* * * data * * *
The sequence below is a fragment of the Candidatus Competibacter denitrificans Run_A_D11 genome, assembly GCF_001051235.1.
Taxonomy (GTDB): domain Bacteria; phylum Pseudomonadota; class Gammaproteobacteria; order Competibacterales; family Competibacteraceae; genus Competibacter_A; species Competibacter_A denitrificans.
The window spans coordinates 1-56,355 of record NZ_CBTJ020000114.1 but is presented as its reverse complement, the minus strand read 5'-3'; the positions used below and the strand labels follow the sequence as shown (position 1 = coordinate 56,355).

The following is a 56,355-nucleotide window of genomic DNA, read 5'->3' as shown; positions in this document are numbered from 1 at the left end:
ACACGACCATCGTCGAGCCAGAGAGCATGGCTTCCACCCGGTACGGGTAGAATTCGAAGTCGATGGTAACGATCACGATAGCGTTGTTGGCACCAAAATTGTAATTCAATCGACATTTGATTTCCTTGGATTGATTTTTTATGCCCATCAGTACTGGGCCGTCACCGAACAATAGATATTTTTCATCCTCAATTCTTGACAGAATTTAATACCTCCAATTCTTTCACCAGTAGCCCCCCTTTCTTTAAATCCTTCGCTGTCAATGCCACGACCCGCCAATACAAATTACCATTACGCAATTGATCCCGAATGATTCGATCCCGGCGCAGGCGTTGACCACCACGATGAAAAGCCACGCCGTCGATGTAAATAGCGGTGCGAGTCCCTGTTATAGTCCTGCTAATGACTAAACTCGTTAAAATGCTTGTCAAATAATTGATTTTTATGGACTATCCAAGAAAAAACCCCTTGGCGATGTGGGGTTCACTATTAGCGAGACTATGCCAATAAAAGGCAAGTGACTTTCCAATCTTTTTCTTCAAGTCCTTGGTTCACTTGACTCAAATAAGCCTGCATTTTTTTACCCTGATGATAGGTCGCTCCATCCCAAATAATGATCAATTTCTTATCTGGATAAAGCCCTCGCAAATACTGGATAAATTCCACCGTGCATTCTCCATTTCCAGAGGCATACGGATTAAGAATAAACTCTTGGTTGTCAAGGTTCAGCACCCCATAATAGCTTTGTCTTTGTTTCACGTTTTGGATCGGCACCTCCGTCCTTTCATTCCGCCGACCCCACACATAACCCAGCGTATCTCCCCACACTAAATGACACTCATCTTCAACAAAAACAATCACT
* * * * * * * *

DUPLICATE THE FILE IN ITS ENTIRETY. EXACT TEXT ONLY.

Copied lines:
The sequence below is a fragment of the Candidatus Competibacter denitrificans Run_A_D11 genome, assembly GCF_001051235.1.
Taxonomy (GTDB): domain Bacteria; phylum Pseudomonadota; class Gammaproteobacteria; order Competibacterales; family Competibacteraceae; genus Competibacter_A; species Competibacter_A denitrificans.
The window spans coordinates 1-56,355 of record NZ_CBTJ020000114.1 but is presented as its reverse complement, the minus strand read 5'-3'; the positions used below and the strand labels follow the sequence as shown (position 1 = coordinate 56,355).

The following is a 56,355-nucleotide window of genomic DNA, read 5'->3' as shown; positions in this document are numbered from 1 at the left end:
ACACGACCATCGTCGAGCCAGAGAGCATGGCTTCCACCCGGTACGGGTAGAATTCGAAGTCGATGGTAACGATCACGATAGCGTTGTTGGCACCAAAATTGTAATTCAATCGACATTTGATTTCCTTGGATTGATTTTTTATGCCCATCAGTACTGGGCCGTCACCGAACAATAGATATTTTTCATCCTCAATTCTTGACAGAATTTAATACCTCCAATTCTTTCACCAGTAGCCCCCCTTTCTTTAAATCCTTCGCTGTCAATGCCACGACCCGCCAATACAAATTACCATTACGCAATTGATCCCGAATGATTCGATCCCGGCGCAGGCGTTGACCACCACGATGAAAAGCCACGCCGTCGATGTAAATAGCGGTGCGAGTCCCTGTTATAGTCCTGCTAATGACTAAACTCGTTAAAATGCTTGTCAAATAATTGATTTTTATGGACTATCCAAGAAAAAACCCCTTGGCGATGTGGGGTTCACTATTAGCGAGACTATGCCAATAAAAGGCAAGTGACTTTCCAATCTTTTTCTTCAAGTCCTTGGTTCACTTGACTCAAATAAGCCTGCATTTTTTTACCCTGATGATAGGTCGCTCCATCCCAAATAATGATCAATTTCTTATCTGGATAAAGCCCTCGCAAATACTGGATAAATTCCACCGTGCATTCTCCATTTCCAGAGGCATACGGATTAAGAATAAACTCTTGGTTGTCAAGGTTCAGCACCCCATAATAGCTTTGTCTTTGTTTCACGTTTTGGATCGGCACCTCCGTCCTTTCATTCCGCCGACCCCACACATAACCCAGCGTATCTCCCCACACTAAATGACACTCATCTTCAACAAAAACAATCACT